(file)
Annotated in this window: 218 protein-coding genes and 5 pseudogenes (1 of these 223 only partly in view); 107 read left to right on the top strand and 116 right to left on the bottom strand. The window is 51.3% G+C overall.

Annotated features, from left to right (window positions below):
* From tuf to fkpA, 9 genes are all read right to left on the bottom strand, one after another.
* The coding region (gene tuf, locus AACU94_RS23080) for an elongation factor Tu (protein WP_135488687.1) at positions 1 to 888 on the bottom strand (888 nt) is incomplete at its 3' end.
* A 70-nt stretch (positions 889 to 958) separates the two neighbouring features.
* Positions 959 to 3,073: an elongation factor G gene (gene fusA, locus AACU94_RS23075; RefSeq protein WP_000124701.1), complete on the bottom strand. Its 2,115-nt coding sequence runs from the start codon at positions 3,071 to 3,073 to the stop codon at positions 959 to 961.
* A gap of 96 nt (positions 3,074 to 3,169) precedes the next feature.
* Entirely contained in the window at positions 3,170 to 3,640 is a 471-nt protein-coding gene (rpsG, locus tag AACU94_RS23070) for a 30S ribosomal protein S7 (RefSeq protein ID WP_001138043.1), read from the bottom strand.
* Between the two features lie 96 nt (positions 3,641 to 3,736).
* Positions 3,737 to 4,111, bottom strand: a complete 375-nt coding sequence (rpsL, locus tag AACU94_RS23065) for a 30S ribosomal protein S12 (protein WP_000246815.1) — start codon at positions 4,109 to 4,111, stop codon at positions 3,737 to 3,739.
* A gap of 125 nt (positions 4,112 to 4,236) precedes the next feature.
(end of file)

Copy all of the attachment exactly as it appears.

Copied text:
Annotated in this window: 218 protein-coding genes and 5 pseudogenes (1 of these 223 only partly in view); 107 read left to right on the top strand and 116 right to left on the bottom strand. The window is 51.3% G+C overall.

Annotated features, from left to right (window positions below):
* From tuf to fkpA, 9 genes are all read right to left on the bottom strand, one after another.
* The coding region (gene tuf, locus AACU94_RS23080) for an elongation factor Tu (protein WP_135488687.1) at positions 1 to 888 on the bottom strand (888 nt) is incomplete at its 3' end.
* A 70-nt stretch (positions 889 to 958) separates the two neighbouring features.
* Positions 959 to 3,073: an elongation factor G gene (gene fusA, locus AACU94_RS23075; RefSeq protein WP_000124701.1), complete on the bottom strand. Its 2,115-nt coding sequence runs from the start codon at positions 3,071 to 3,073 to the stop codon at positions 959 to 961.
* A gap of 96 nt (positions 3,074 to 3,169) precedes the next feature.
* Entirely contained in the window at positions 3,170 to 3,640 is a 471-nt protein-coding gene (rpsG, locus tag AACU94_RS23070) for a 30S ribosomal protein S7 (RefSeq protein ID WP_001138043.1), read from the bottom strand.
* Between the two features lie 96 nt (positions 3,641 to 3,736).
* Positions 3,737 to 4,111, bottom strand: a complete 375-nt coding sequence (rpsL, locus tag AACU94_RS23065) for a 30S ribosomal protein S12 (protein WP_000246815.1) — start codon at positions 4,109 to 4,111, stop codon at positions 3,737 to 3,739.
* A gap of 125 nt (positions 4,112 to 4,236) precedes the next feature.